Seeing the Shoa through liberators’ eyes

Seeing the Shoa through liberators’ eyes

Survivor David Marin, right, now living in Marlboro, and his Navy escort, MASN Kimberly Francois, wait for his turn to light a memorial candle. 
Survivor David Marin, right, now living in Marlboro, and his Navy escort, MASN Kimberly Francois, wait for his turn to light a memorial candle. 

While the Holocaust can be fully understood only by those who experienced it, said historian Robert Jan van Pelt, its dimensions can at least be grasped through the experience of the soldiers — Russian and American — who liberated the camps 70 years ago.

One way to “find traction,” suggested van Pelt, is to “trace the steps not of the victims,” but of those liberators.

An authority on Auschwitz, van Pelt was the keynote speaker at the annual commemoration of Yom Hashoa held at Brookdale Community College in Lincroft. 

The program, held April 17, was sponsored by the Center for Holocaust, Human Rights and Genocide Education (Chhange) at BCC and supported by the Jewish Federation in the Heart of New Jersey.

Van Pelt, who holds a PhD in the history of ideas and has taught at the University of Waterloo in Ontario, Canada, premised his remarks on the belief that the enormity of so horrific an event can never be fully accessible to people who have led relatively normal lives.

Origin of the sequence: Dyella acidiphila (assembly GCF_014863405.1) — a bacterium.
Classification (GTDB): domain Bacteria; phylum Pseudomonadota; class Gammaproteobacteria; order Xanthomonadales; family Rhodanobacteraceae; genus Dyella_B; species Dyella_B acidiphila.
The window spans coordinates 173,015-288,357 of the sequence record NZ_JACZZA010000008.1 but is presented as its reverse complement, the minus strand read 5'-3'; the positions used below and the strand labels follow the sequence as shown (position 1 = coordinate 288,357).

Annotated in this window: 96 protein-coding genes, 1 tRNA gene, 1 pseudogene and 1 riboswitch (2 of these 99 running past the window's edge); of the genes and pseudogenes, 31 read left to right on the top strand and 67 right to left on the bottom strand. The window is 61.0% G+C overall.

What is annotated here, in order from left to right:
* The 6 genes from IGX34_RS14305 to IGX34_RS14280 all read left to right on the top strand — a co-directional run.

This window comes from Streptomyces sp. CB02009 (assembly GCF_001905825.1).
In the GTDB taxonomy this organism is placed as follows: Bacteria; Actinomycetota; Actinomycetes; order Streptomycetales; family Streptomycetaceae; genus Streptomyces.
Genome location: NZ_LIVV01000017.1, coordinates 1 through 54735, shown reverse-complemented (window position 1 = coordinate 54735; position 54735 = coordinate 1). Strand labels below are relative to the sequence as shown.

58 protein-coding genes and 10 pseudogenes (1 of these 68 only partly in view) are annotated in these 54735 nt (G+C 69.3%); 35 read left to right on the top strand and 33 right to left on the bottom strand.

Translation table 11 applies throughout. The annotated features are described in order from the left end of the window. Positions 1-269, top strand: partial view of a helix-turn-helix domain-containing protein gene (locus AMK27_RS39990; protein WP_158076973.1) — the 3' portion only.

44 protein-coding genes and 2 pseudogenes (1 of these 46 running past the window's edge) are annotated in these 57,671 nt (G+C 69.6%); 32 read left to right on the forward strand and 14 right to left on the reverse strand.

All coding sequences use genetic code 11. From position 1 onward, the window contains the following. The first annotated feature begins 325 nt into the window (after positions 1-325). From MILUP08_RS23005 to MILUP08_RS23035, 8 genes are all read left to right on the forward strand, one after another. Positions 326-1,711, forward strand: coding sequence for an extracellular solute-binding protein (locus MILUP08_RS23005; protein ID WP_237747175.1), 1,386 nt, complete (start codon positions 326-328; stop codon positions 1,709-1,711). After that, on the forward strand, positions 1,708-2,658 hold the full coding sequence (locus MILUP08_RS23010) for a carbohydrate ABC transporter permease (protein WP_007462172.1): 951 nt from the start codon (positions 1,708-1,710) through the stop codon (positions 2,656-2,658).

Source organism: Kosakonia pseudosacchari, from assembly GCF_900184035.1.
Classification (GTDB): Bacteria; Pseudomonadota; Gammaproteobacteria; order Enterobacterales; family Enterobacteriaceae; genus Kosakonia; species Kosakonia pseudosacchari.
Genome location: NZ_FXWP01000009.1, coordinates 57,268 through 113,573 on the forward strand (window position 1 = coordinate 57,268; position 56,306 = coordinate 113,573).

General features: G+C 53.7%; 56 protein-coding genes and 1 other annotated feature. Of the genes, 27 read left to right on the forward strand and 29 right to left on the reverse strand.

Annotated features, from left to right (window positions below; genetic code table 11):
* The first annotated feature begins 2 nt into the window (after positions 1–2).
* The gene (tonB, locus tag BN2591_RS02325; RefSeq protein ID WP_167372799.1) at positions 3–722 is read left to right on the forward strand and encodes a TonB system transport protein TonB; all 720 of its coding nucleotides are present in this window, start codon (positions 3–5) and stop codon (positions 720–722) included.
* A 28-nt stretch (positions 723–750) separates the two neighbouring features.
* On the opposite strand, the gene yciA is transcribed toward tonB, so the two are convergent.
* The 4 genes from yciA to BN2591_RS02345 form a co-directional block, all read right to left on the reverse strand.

The historian quoted Primo Levi, the Italian-Jewish writer and Holocaust survivor, who said his liberators initially had difficulty just looking at the camp with its dead bodies and emaciated survivors. 

The reactions Levi described — from embarrassment to shame to guilt that “such a crime should exist” — marked a watershed, said van Pelt. “For the first time the dimensions of the catastrophe had become visible,” he said.

He also noted how, in establishing the date of Yom Hashoa in 1953, the Israeli government placed it halfway between the end of Passover and Israel’s Independence Day.

As a result, Yom Hashoa commemorates not just the horror and sorrow of the Holocaust, but serves as a “point of light” between a festival and a historic anniversary — both of which celebrate Jewish freedom from oppression.

“Our position is that of a witness, not unlike those first Russian soldiers or American GIs,” said van Pelt. “As the survivors are dying out, it is a position of hope that, like those liberators, we can remain connected to the event.”

The program featured 13 local survivors and one non-Jew representing those who rescued Jews from the Nazis. Now in their 80s or 90s, they lit memorial candles honoring the six million who perished.

Officers and enlisted personnel from U.S. Naval Weapons Station Earle, as well as a color guard, provided escorts for each candle lighter. (For a list of the candle lighters, see sidebar)

The Marlboro High School Choir and Instrumental Quartet, directed by Patrick Dalton, performed “Ani Ma’amin” (“I Believe”), which is taken from Maimonides’ declaration of the principles of Jewish faith.

Other speakers included federation CEO Keith Krivitzky; Alan Sherman of Long Branch, a longtime supporter of Chhange; and Dale Daniels, the organization’s executive director.

Daniels thanked the survivors for “reminding us of the strength, courage, and resilience it takes to move into life again when everything has been taken from you. You are heroes to us all, reminding us that we have a responsibility to remember the past, and inspiring us to take action to make a difference today.”

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